That isn’t an insuperable obstacle to painting LUCA’s portrait, says Gustavo Caetano-Anollés of the University of Illinois at Urbana-Champaign. While the sequence of genes changes quickly, the three-dimensional structure of the proteins they code for is more resistant to the test of time. So if all organisms today make a protein with the same overall structure, he says, it’s a good bet that the structure was present in LUCA. He calls such structures living fossils, and points out that since the function of a protein is highly dependent on its structure, they could tell us what LUCA could do…
LUCA had a rich metabolism that used different food sources, and it had internal organelles. So far, so familiar. But its genetics are a different story altogether. For starters, LUCA may not have used DNA. Poole has studied the history of enzymes called ribonucleotide reductases, which create the building blocks of DNA, and found no evidence that LUCA had them (BMC Evolutionary Biology, DOI: 10.1186/1471-2148-10-383). Instead, it may have used RNA: many biologists think RNA came first because it can store information and control chemical reactions.
The crucial point is that LUCA was a “progenote“, with poor control over the proteins that it made, says Massimo Di Giulio of the Institute of Genetics and Biophysics in Naples, Italy. Progenotes can make proteins using genes as a template, but the process is so error-prone that the proteins can be quite unlike what the gene specified. Both Di Giulio and Caetano-Anollés have found evidence that systems that make protein synthesis accurate appear long after LUCA. “LUCA was a clumsy guy trying to solve the complexities of living on primitive Earth,” says Caetano-Anollés…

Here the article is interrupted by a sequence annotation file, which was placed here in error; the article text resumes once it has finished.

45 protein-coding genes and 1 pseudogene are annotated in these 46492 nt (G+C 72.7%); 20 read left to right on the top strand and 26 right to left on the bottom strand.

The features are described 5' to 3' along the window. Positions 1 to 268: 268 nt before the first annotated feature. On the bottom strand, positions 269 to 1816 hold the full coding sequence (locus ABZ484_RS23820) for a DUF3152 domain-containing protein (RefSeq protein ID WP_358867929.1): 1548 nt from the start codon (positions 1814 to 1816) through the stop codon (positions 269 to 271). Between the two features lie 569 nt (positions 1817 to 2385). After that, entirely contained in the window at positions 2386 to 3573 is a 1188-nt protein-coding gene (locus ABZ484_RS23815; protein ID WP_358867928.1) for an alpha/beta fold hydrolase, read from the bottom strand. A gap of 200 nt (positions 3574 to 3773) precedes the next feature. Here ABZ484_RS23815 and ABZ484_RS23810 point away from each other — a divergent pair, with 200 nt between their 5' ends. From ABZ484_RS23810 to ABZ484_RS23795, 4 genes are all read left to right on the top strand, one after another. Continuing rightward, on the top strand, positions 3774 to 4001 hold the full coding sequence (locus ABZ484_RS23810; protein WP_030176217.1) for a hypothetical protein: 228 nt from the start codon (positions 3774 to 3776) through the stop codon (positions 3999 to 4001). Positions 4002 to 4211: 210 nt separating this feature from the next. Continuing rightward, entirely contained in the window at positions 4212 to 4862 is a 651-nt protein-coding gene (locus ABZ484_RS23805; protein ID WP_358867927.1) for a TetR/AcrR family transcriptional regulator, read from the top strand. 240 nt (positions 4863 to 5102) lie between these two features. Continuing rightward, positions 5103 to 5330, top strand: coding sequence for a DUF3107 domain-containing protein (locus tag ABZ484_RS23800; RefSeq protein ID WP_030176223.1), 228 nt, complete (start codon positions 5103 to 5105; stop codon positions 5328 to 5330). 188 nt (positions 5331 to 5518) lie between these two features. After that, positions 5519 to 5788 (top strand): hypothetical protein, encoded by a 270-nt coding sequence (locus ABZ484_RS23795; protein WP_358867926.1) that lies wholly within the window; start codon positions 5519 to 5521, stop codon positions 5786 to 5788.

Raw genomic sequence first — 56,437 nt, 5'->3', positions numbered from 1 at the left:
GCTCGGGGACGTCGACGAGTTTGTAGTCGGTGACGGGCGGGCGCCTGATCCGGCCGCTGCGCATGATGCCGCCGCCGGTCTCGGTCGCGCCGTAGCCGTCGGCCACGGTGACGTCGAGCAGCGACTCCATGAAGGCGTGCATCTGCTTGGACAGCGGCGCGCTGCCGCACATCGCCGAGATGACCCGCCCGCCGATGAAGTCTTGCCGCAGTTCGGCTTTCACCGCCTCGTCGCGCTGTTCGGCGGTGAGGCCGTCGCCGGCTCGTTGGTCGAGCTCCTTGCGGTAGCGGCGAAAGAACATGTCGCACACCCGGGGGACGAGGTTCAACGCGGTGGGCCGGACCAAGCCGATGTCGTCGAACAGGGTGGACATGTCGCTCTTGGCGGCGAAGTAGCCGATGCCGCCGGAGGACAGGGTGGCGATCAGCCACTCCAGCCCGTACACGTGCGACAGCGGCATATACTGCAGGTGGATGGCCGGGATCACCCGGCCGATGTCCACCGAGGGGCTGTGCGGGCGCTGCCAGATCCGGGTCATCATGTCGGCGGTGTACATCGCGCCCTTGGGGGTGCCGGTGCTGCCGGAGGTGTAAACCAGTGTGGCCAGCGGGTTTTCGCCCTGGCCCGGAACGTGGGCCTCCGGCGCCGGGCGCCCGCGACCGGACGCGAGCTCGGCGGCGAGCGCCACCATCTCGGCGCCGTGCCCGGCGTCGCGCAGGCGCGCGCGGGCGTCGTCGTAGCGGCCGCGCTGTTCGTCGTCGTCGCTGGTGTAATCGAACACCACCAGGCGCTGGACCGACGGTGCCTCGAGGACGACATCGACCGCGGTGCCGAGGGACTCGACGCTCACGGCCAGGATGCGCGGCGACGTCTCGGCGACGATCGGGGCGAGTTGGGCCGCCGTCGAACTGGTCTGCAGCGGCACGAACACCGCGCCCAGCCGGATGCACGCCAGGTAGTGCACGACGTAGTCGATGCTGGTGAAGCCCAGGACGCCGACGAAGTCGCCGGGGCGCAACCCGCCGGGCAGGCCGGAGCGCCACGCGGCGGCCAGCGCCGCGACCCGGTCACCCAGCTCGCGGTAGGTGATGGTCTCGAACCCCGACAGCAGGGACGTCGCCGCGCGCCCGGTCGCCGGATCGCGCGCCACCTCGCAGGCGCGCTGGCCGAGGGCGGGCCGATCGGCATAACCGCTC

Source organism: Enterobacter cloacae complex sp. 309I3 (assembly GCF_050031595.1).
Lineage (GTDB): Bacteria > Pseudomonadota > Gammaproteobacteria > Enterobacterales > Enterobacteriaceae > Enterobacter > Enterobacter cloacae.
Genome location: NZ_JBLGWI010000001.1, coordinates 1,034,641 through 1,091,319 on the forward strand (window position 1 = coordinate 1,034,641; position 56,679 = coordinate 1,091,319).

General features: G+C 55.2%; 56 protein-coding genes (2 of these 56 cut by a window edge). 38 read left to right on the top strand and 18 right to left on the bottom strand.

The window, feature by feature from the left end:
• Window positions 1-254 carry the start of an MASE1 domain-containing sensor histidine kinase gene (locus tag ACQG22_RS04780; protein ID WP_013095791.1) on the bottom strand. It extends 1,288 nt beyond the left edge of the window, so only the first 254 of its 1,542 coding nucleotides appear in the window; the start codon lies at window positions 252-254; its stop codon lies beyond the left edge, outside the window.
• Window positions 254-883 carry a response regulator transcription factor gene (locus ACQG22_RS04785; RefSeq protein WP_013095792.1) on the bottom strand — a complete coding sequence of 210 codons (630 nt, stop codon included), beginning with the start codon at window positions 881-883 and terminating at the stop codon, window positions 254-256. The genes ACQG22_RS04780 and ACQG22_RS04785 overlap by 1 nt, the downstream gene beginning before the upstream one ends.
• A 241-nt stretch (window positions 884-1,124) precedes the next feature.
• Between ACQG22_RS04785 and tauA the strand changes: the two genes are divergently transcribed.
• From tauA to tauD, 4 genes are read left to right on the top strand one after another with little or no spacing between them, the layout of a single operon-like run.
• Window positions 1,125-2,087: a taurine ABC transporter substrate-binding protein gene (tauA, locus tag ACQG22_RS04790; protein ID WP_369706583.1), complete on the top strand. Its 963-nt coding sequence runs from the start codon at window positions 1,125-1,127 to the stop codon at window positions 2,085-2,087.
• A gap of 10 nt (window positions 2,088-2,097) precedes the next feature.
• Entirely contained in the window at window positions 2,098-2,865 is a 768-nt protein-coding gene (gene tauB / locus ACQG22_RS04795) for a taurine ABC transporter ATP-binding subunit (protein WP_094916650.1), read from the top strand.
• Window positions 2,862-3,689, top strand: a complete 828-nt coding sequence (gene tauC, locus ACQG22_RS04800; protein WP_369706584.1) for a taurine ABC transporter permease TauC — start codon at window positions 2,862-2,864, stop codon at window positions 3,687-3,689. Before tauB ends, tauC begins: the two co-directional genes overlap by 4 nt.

Only when some of the cells evolved ways of producing everything they needed could the mega-organism have broken apart. We don’t know why this happened, but it appears to have coincided with the appearance of oxygen in the atmosphere, around 2.9 billion years ago. Regardless of the cause, life on Earth was never the same again.
As we rethink the roots of our family trees, we might spare a thought for the Spanish-Arab philosopher, physician, and astronomer known in the West as Averroes; he died on this date in 1198. The most famous of medieval Muslim philosophers, he was an authority on Aristotle, whose thought he defended against the charge that it was an affront to Islam. His Kulliyat fi ab tb (Generalities on Medicine) attempted to codify logically all existing medical knowledge– from organ anatomy and hygiene to the prevention, diagnosis, and treatment of diseases– and spread widely via translations. In astronomy, he argued for strictly concentric orbital organization, believing that the motion of the planets had to be around a physical center (the Earth)– thus rejecting Ptolemy’s system of epicycles.
Two out of three ain’t bad.